Photograph by Jeff Minton/Gallery Stock

CEO Tech Guide to Creative Financing

  1. The Search for Capital
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    The Search for Capital

    Banks are reluctant to fund new businesses because of a lack of profits and collateral. To get their companies off the ground, many founders end up emptying their savings, maxing out their credit cards, and hitting up friends and family.

    Photograph by Jeff Minton/Gallery Stock
  2. Lending Dries Up
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    Lending Dries Up

    Small business loans fell by half during the worst of the recent recession, according to the Thomson Reuters/PayNet Small Business Lending Index. Since then, lending has recovered somewhat, but it is still down nearly 25 percent from its peak at the end of 2006.

    Photograph by Les and Dave Jacobs/Getty
  3. Crowdsourcing
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    Crowdsourcing

    Startups, along with charities, musicians, and artists, have flocked to crowdfunding sites such as Kickstarter and Indiegogo to solicit contributions from the public. The sites have emerged as a substitute for formal funding. Pebble Technology, the company behind Pebble, an Internet-enabled wristwatch, is the poster child of crowdfunding success—it raised more than $10 million through Kickstarter last year.

    Photograph by Don Bayley/Getty Images
  4. Investment-based Crowdsourcing
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    Investment-based Crowdsourcing

    The JOBS Act, signed last year by President Obama, opened the door for companies to solicit investors through crowdfunding sites. The law is intended to let regular people invest in startups. Previously, only the wealthy could do so.

    The Securities and Exchange Commission promised to create the rules for investment-based crowdfunding by the end of 2012, but it missed the deadline. One of the agency's concerns is how to protect investors from fraud by unscrupulous startup executives.

    Photograph by Brendan Smialowski/AFP via Getty Images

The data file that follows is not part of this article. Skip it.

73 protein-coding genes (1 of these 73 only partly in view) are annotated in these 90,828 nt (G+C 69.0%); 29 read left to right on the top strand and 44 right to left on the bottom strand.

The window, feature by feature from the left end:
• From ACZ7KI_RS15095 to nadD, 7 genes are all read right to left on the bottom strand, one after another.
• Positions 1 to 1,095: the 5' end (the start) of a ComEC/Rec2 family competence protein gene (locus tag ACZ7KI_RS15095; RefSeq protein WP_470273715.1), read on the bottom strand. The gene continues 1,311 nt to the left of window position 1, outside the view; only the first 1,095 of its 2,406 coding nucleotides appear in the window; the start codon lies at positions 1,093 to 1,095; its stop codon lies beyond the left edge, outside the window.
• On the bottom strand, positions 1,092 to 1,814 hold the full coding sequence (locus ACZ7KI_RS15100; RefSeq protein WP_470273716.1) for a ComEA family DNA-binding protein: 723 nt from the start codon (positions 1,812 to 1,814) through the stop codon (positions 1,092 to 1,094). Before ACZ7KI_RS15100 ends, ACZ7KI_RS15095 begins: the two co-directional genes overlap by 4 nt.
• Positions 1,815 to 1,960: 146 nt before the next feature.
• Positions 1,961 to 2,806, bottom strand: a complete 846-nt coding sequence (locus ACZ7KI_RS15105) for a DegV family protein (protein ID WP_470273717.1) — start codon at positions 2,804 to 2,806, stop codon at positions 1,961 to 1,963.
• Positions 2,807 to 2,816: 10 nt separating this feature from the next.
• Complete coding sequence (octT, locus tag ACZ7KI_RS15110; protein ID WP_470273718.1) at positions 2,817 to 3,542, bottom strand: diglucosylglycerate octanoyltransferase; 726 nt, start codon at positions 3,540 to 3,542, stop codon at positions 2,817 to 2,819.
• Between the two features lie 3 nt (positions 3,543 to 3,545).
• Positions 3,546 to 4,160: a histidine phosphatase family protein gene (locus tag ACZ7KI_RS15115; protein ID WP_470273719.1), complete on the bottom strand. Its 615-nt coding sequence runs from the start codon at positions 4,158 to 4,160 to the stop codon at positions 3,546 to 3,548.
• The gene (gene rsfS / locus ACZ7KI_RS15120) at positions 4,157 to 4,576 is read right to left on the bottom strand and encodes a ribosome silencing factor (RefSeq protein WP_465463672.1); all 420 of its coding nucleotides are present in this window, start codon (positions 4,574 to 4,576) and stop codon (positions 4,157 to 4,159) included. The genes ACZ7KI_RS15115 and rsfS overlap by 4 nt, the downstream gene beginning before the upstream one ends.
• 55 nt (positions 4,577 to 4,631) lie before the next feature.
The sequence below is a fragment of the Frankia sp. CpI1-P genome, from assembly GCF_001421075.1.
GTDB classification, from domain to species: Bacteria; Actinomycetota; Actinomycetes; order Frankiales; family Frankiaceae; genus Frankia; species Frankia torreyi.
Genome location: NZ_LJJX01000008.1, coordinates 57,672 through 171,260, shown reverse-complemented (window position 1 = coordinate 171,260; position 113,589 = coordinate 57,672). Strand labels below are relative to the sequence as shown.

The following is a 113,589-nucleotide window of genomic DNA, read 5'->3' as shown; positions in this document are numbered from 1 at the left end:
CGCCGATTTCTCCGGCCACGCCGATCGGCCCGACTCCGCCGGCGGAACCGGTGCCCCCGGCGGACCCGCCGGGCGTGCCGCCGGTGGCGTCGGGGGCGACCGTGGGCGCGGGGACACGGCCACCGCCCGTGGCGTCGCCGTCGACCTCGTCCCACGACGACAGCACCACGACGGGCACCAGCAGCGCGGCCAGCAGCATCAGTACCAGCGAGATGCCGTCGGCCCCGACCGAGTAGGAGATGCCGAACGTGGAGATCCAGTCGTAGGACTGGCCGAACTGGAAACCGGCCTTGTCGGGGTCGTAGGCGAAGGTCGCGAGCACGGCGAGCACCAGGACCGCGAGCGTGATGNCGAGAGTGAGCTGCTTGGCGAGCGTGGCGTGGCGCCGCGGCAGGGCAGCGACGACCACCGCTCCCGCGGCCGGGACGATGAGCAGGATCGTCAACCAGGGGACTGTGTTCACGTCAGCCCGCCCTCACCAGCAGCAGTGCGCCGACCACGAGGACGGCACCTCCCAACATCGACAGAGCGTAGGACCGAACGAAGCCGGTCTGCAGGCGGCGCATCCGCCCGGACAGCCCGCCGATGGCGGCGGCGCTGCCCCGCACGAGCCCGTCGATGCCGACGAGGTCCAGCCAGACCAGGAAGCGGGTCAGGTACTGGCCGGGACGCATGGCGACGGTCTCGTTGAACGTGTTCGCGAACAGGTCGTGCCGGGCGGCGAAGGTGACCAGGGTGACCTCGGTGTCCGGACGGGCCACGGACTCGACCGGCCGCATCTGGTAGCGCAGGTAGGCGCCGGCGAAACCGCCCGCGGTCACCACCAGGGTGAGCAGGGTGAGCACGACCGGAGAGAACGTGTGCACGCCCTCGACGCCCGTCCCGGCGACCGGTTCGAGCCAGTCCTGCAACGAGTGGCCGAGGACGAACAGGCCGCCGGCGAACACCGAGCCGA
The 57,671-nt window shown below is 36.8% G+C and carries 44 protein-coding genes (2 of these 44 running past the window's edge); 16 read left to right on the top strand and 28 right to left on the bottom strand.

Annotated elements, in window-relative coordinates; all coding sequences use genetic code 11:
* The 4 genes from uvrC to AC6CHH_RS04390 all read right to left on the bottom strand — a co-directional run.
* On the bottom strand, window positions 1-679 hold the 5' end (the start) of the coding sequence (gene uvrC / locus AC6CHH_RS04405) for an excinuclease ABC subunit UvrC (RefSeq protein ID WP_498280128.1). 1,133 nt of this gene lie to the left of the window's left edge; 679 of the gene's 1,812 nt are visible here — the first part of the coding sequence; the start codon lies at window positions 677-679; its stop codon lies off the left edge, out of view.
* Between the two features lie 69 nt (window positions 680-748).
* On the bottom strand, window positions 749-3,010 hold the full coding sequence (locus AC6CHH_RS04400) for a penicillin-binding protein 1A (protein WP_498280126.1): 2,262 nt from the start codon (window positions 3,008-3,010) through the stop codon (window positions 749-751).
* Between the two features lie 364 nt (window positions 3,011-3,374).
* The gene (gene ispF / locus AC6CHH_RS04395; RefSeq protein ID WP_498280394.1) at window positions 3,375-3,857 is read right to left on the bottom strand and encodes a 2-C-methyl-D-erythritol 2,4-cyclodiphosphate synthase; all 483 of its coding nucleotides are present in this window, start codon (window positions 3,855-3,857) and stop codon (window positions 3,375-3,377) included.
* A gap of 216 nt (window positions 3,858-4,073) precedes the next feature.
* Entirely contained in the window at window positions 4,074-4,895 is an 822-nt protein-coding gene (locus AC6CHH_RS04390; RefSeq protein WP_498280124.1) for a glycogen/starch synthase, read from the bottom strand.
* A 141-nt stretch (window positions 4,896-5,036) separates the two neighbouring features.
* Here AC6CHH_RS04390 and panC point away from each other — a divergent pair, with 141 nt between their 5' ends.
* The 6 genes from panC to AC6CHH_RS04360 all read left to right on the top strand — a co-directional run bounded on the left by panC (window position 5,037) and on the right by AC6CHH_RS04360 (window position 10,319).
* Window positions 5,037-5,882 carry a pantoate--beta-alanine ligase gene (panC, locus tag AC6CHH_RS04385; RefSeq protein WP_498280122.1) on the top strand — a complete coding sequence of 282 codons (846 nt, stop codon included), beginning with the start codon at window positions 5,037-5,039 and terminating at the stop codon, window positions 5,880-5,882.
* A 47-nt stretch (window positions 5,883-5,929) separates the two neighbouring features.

5. Lending Sites
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    Lending Sites

    Peer-to-peer lending, an additional form of alternative financing, bypasses traditional financial institutions. Using websites such as Prosper and LendingClub, borrowers tap regular people and investment firms for loans. On Prosper, between 12 percent to 14 percent of the loans are for business purposes.

    Photograph by James Lauritz/Getty Images
  6. Microlending
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    Microlending

    Microloans are an increasingly important source of capital for small businesses in the U.S. Microlending organizations made $135.6 million in loans available to nearly 169,000 businesses in 2010, according to the Aspen Institute’s Field program, which supports microlending organizations.

    Photograph by Steve Cole/Getty Images
  7. A New Method: Revenue-Based Financing
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    A New Method: Revenue-Based Financing

    Although relatively rare, revenue-based financing is gaining more attention. By this method, businesses pledge a share of their future revenue until the loan is satisfied. If they earn no revenue in a particular month, they make no payment. There is less risk to the borrower if sales plunge, and no collateral is required.

    Photograph by Andrew Harrer/Bloomberg